* Speculators under scrutiny for role in food prices
* Follows Commerzbank, Volksbanken withdrawal
* Says will switch agricultural investments to metals
By Emma Farge
GENEVA, Nov 15 (Reuters) - Rothschild's $20 million commodities fund is pulling out of livestock and soft commodities and reviewing its grains investments after criticism that speculative trading by banks has helped drive food prices to record highs.
Banks like Commerzbank and Austria's Volksbanken have already cut investment in agriculture as surging corn and soybeans prices this summer spurred fresh debate on the role of financial investors.
"We will allocate zero to livestock and zero to soft commodities and we will review our position in the grains market," Edward Ennis, managing director of commodities and structured products at Rothschild Wealth Management told Reuters on the sidelines of the Global Grains conference.
"We will be following our friends in Germany," he added, referring to the Commerzbank decision.
The size of the Rothschild commodities fund, which is actively managed and based on the S&P Goldman Sachs Commodity Index, is small in a market worth around $140 billion.
But the move is some indication of banks' concern over charges by lobbyists that institutions like pension funds have inflated food prices by buying raw materials through bank-backed commodity index funds.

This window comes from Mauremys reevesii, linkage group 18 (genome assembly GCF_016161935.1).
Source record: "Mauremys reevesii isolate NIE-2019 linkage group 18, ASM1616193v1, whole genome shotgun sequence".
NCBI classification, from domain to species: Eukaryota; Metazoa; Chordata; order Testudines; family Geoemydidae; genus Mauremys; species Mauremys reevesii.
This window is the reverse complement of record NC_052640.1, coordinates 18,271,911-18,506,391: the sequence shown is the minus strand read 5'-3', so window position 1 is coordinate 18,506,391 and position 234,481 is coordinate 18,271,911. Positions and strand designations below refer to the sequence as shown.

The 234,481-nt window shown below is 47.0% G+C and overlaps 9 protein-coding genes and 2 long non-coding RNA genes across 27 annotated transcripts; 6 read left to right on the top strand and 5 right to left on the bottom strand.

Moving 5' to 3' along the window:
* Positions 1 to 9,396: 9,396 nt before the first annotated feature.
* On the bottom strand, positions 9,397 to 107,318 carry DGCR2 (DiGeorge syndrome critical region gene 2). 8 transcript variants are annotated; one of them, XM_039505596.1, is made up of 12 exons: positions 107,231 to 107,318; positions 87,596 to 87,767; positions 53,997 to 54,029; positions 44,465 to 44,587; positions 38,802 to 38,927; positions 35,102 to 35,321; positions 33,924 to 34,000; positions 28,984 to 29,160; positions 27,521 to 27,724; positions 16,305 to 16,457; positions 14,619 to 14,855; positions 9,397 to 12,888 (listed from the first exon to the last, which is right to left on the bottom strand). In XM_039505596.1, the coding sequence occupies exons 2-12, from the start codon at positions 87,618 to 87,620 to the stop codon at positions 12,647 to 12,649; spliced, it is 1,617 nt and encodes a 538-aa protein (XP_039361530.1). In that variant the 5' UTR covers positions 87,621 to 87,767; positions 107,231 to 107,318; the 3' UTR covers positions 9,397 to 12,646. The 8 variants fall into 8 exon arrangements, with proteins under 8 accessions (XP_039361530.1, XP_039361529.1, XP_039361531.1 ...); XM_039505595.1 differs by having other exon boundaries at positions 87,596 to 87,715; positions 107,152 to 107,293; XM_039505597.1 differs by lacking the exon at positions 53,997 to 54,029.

Corn and soybeans prices have retreated somewhat recently, but markets remain on edge over the outlook for next year following a year of bad weather that included one of the worst droughts in U.S. history.
In Switzerland - one of the locations for Rothschild's wealth management business - a political party is seeking to drum up support for a national vote to ban banks and other financial institutions from speculating in agricultural commodities.
David Roth, head of the Young Socialist Party, told Reuters at an anti-speculation rally in Geneva this week that the party has about 15 percent of the required signatures.
SWITCH TO METALS
Pressure on banks to cut agricultural investment adds to difficulties they already face in devising new commodity index products as once-fat returns fizzle out and in responding to tighter regulations.
Ennis said that the debate on the impact of the role of speculators in commodity prices remained "unresolved", although he conceded that they could exaggerate price moves.
"Our view is that speculators do not cause the price rise but they can increase volatility. The price rise comes due to an event already in the market," he said.
Although Rothschild has yet to make a final decision on investment in grains, Ennis said that the bank would be reducing its allocation in favour of metals like copper.
"Before the end of the year we will reduce grains position and put more in the metals market. The copper market has probably bottomed out," he said.
So far this year, the Rothschild commodities fund is about 0.5 percent to 1 percent above the S&P GSCI, he added. (Reporting by Emma Farge; editing by Patrick Graham)